An assembly member and women's activist, Ms. Comfort Darbo, is urging vigorous push by women groups and other civil society organizations towards getting the Affirmative Action Bill passed.
This, she said, had been urgent as moves were being made to amend the 1992 Constitution to allow for the election of Metropolitan, Municipal and District Chief Executives (MMDCEs), something that could affect women's representation at the lowest tier of the country's political administration.
She told the Ghana News Agency (GNA) that given the enormous challenges they faced, contesting elections – the gender stereotypes, lack of financial resources psychological and traditional barriers, "Affirmative Action, is what is going to provide a remedy".
"We need to have a strong voice. The interminable wait must end."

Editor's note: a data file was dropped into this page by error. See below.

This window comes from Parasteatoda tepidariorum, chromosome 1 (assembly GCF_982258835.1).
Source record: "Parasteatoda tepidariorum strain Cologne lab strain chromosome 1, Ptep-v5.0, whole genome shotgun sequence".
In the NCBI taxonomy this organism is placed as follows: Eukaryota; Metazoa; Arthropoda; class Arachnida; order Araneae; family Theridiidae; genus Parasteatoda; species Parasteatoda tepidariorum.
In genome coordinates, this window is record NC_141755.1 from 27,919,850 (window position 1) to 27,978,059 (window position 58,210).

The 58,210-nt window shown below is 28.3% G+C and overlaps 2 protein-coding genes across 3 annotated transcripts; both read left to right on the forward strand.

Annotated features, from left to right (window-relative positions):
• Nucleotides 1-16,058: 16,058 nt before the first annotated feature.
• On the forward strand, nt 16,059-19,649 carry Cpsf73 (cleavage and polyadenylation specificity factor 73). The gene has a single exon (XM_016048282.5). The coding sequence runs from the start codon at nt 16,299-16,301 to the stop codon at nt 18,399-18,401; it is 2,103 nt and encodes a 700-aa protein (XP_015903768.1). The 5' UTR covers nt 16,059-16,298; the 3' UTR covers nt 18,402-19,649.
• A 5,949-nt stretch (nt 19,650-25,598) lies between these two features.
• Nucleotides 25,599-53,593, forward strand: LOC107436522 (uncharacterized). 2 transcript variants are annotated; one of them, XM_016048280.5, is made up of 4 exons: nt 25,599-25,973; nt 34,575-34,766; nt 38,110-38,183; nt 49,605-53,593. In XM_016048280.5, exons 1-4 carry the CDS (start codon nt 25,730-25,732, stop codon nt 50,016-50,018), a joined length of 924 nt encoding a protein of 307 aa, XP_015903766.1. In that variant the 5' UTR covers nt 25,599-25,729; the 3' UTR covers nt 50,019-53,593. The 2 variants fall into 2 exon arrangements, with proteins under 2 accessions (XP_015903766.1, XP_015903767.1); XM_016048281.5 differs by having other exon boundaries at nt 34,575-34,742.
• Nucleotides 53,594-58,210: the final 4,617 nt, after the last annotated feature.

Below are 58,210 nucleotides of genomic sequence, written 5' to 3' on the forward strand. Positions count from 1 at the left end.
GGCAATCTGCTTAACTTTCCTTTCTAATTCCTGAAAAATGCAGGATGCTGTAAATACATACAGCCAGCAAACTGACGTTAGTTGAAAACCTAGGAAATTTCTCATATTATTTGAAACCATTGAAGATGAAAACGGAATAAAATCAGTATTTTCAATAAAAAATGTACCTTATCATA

Ms. Darbo said her expectation was that the amendment of the Constitution, to allow political party participation in district assembly and unit committee elections, would provide the opportunity for the leadership of the parties to "encourage and support more of their women members to be elected to the assemblies and unit committees".
Ghanaians would decide through a referendum the election of MMDCEs in the coming December.
There is broad support for the idea of electing MMDCEs as that would mean devolution of more executive power and resources to the local governments.